A study published in the JAMA Otolaryngology-Head & Neck Surgery examines the effect of Medicaid expansion on head and neck cancer patients, finding that the expansions under the Affordable Care Act (ACA) were associated with improved access to care for these patients and selective Medicaid expansion may worsen existing regional disparities in terms of access to care and outcomes. (2020-03-31)
Those living in rural areas, uninsured or on Medicaid less likely to receive recommended lung cancer treatment
Keck Medicine of USC study reveals that socioeconomic status disparities cause lung cancer patients who live in rural areas or are uninsured or on Medicaid to miss out on treatment that improves five-year lung cancer survival rate (2020-03-25)
Comparing opioid-related emergency department visits, hospitalizations before, after ACA Medicaid expansion
This observational study compared changes in opioid-related emergency department visits and hospitalizations before and after the 2014 Affordable Care Act (ACA) Medicaid expansion in states that implemented expansions with states that didn't. (2020-03-23)
Study finds more mental heath visits decreases risk of suicide among youths
A multistate study of Medicaid enrollees led by researchers at The Ohio State University Wexner Medical Center found that suicide risk was highest among youth with epilepsy, depression, schizophrenia, substance use and bipolar disorder. (2020-03-23)
Patient navigators cut ER visits, hospitalization for high risk health care users
Studies indicate patients with a lower socioeconomic status often lack a primary care provider, causing them to receive lower quality health care, experience a higher rate of emergency visits and an increased risk of all-cause readmissions and death after discharge. (2020-03-18)
Racial and ethnic disparities in insurance access impact maternal-infant health
Nearly half of all black, Hispanic, and Indigenous women had discontinuous insurance coverage between preconception and after delivering their babies compared to about a fourth of white women, according to the research in Obstetrics and Gynecology. (2020-03-12)
Study unveils striking disparities in health outcomes among 2 populations
In a new study published today in JAMA, a team of researchers at BIDMC evaluated how health outcomes for low-income older adults who are dually enrolled in both Medicare and Medicaid have changed since the early 2000s, and whether disparities have narrowed or widened over time compared with more affluent older adults who are solely enrolled in Medicare. (2020-03-11)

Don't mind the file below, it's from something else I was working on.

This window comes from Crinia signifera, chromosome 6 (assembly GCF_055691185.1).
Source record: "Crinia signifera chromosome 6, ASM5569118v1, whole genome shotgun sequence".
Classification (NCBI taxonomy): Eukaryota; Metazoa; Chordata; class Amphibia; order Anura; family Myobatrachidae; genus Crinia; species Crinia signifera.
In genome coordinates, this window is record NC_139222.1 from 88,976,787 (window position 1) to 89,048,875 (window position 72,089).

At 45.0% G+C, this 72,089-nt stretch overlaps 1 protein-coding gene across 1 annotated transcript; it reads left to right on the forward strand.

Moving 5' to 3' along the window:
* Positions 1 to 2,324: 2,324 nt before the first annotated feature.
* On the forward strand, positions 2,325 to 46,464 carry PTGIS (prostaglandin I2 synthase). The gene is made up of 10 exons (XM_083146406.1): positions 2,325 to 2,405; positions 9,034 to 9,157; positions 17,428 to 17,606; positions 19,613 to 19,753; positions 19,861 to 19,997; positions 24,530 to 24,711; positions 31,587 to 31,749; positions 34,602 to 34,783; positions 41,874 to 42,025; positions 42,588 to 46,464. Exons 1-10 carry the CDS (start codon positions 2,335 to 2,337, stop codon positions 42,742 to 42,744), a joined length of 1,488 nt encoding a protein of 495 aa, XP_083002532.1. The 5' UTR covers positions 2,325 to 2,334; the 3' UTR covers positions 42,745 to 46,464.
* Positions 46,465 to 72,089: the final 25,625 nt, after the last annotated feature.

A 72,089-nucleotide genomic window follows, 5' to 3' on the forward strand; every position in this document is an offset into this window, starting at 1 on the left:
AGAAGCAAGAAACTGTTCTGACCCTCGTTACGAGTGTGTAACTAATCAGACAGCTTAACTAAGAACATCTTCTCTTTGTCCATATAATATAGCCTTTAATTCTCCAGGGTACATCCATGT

Differences between self-identified general practitioners and board-certified family doctors
Physicians who identify as 'general practitioners' are a group distinct from board-certified 'family physicians,' according to a new study that was supported, in part, by the American Board of Family Medicine Foundation. (2020-03-09)
Drug prices rose 3x faster than inflation over last decade, even after discounts
The net cost of prescription drugs -- meaning sticker price minus manufacturer discounts -- rose over three times faster than the rate of inflation over the course of a decade, according to a study published today in JAMA. (2020-03-03)
ACA helped make health insurance access more equal, but racial and ethnic gaps remain
As the Affordable Care Act turns 10, a new study shows it has narrowed racial and ethnic gaps in access to health insurance -- but definitely not eliminated them. (2020-03-02)
Despite burdens most pediatricians very supportive of national vaccination program
Despite bureaucratic hurdles, the vast majority of pediatricians want to keep participating in a national program that provides vaccinations at no cost to children who are on Medicaid, uninsured, or who are American Indian/Alaska Native, according to researchers at the University of Colorado Anschutz Medical Campus. (2020-02-21)
Community health worker program yields $2.47 for every $1 invested annually by Medicaid
Every dollar spent on patients receiving support from Penn Medicine's community health worker (CHW) program resulted in an annual return on investment (ROI) of $2.47 for every dollar invested annually by Medicaid, according to a new study published online today in Health Affairs. (2020-02-05)